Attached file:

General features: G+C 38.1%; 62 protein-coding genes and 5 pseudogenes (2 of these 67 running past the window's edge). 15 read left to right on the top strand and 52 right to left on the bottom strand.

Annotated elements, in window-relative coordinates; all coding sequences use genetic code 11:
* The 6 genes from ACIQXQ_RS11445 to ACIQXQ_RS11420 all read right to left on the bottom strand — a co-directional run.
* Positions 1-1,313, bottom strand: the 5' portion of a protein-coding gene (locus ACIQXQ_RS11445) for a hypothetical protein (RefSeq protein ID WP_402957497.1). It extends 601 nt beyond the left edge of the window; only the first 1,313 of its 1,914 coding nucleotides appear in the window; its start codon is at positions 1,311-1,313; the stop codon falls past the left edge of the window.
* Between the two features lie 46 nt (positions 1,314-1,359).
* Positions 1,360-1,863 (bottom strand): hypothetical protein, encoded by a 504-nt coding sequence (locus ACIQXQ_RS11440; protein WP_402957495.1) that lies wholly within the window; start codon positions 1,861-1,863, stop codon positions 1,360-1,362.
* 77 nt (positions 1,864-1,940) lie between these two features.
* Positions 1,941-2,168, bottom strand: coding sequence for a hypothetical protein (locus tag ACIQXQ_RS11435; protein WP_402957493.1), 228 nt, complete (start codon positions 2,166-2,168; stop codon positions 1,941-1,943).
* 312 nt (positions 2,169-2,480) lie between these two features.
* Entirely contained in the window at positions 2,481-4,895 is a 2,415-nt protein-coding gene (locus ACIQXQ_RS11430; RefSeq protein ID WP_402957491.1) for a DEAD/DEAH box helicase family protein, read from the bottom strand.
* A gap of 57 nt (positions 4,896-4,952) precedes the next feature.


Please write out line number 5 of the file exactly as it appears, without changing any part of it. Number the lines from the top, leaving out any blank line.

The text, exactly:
* Between the two features lie 46 nt (positions 1,314-1,359).